Guardian

On Arab Dignity, Real and Imagined


Ahmet Davutoglu, Turkey’s minister of foreign affairs, posted an essay in today’s CiF titled “We in the Middle East have replaced humiliation with dignity” which managed a very tricky polemical feat: romanticizing to the point of absurdity the history of  Arab and Muslim rule in the region, while simultaneously attributing most if not all of their political maladies as the legacy of colonialism and Cold War alliances.

Indeed, its hard not to read Davutoglu’s plea for Arab unity – and his utterly fantastical view of the vast region as one which enjoys political, cultural and social homogeneity – as something of a throwback to the failed Nasserite pan-Arabism of the 50s and 60s.

Davutoglu casts blame for Arab failures thusly:

“there were two abnormalities in the last century: first, colonialism in the 1930s, 40s and 50s that divided the region into colonial entities…The second abnormality was the cold war, which added a further division: countries that had lived together for centuries became enemies”

Not content to simply blame the legacies of colonialism and the Cold War for Arabs’ political and social failures, he then suggests that outside forces have stunted the growth of unity and democracy:

“Now it is time to naturalise the flow of history. I see all these revolutions as a delayed process that should have happened in the late 80s and 90as in eastern Europe. It did not because some argued that Arab societies didn’t deserve democracy, and needed authoritarian regimes to preserve the status quo and prevent Islamist radicalism.”

“Some countries and leaders who were proud of their own democracy, insisted that democracy in the Middle East would threaten security in our region.”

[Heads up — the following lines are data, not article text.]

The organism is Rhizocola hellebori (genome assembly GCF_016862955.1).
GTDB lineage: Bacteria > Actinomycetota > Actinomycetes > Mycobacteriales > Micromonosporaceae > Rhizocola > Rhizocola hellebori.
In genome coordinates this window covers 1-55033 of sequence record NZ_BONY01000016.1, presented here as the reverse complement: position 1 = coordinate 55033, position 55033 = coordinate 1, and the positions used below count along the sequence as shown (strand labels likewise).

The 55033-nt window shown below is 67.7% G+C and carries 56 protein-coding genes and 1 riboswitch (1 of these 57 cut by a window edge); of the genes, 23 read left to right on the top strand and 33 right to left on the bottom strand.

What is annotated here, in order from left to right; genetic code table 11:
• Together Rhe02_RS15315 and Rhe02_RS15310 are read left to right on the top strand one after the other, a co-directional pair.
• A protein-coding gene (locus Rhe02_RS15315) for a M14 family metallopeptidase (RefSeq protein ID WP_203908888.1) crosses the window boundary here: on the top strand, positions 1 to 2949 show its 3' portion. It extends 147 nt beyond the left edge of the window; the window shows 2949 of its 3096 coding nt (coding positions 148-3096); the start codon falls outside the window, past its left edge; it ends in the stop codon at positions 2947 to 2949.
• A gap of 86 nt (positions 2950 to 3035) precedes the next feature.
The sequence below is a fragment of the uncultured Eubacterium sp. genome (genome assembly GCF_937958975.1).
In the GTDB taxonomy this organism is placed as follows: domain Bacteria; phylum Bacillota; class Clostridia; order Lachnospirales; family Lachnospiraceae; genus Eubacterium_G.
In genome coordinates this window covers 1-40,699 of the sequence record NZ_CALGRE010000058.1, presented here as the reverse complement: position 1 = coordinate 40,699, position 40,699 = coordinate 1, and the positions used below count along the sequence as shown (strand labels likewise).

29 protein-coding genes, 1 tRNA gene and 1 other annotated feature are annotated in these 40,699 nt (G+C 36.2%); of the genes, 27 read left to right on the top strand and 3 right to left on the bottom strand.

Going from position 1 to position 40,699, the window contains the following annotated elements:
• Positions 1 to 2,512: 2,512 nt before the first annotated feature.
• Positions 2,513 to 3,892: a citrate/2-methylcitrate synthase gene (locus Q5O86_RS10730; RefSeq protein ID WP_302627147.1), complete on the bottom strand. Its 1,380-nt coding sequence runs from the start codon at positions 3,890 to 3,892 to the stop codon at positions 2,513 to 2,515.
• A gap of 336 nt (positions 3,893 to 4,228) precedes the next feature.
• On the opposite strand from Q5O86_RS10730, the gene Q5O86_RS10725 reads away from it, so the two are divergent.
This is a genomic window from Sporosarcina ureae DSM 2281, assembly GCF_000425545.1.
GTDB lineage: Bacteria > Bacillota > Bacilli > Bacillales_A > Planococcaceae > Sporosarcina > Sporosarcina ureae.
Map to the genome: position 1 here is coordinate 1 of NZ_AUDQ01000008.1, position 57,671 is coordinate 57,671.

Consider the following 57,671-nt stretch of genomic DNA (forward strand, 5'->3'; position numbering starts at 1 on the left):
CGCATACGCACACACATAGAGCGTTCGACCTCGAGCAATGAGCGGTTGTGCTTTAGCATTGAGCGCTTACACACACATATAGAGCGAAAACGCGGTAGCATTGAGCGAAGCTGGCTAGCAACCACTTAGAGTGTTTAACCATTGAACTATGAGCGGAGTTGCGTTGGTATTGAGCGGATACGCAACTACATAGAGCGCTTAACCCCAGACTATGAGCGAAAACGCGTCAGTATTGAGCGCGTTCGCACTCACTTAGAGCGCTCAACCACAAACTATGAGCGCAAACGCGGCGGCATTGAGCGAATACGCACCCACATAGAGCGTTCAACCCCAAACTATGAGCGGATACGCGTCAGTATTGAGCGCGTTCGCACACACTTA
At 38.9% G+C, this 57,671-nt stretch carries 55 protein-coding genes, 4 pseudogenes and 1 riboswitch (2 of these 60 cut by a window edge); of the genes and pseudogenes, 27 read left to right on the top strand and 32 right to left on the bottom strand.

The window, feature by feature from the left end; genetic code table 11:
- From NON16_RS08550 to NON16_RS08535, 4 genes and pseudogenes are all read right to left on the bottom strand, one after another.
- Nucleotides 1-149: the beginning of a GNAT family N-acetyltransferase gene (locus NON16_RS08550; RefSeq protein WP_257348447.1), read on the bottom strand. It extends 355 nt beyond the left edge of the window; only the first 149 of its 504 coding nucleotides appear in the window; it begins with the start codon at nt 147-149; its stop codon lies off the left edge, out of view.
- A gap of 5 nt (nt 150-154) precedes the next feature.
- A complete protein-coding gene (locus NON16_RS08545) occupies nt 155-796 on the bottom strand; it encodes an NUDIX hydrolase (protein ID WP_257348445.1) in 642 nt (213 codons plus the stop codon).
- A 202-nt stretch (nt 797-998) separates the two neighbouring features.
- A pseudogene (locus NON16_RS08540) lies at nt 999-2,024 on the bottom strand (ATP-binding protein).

Laying out his broad vision for the region, he says:

“But in order to undertake that restoration, we need a plan, a vision…we need to trust the masses in our region, who want respect and dignity. This is the critical concept today: dignity. For decades we have been insulted. For decades we have been humiliated. Now we want dignity.”

Oh yes,  Arab “humiliation”.  Anyone familiar with Richard Landes’s meditations on the Arab honor-shame culture wouldn’t be the least bit surprised at such a characterization.

Briefly, Landes defines the dynamic this way:

“A calculus…that must be resolved in victory over the humiliating enemy, and a mind-set of suspicion that views everything as zero-sum manoeuvres (I win, you lose), and interprets all concessions as acts of weakness not generosity.”

Many observers much more astute than myself have concluded that the first step in the Arab world’s political progress must be to acknowledge their own considerable role in perpetuating regressive political pathologies, and cease scapegoating others for this lack of progress.

Along this line, a CiF commenter, and diamond in the rough, named “HushedSilence” summed it up perfectly:

 

Such rhetoric, of course, represents a quite heterodox view among the Arab vox populi, regarding the root cause of the political problems in the Middle East – but are profoundly important ideas which the Turkish Foreign Minister, leaders throughout the region, and the Arab “street” desperately need to hear.

15 replies »

  1. What struck me about the article was – for all the talk of “we have been the centre of civilisation” and “we have been humiliated” – the complete omission of the Ottoman empire.

  2. This article is really unique: It is all about the Middle East and it doesn’t mention Israel or Palestine even once ! (I posted a comment that pointed it out but it was deleted)

  3. Pretzelberg:

    Yes, it was the Ottoman Empire that humiliated the inhabitants of the Arab world for 400 years. He also talks a lot about youth,freedom,change, etc, while at the same time Turkey is arresting authors, censoring the internet, etc, etc. He obviously doesn’t understand the current changes in the ME.

  4. here is Bat Ye’or on the honour-humiliation nexus in Arab societies:

    Quote: To appreciate fully the ignominy of the dhimmi status, the term humiliation must be placed within the context of the value system of Arab societies where honour has a predominant place. Endquote.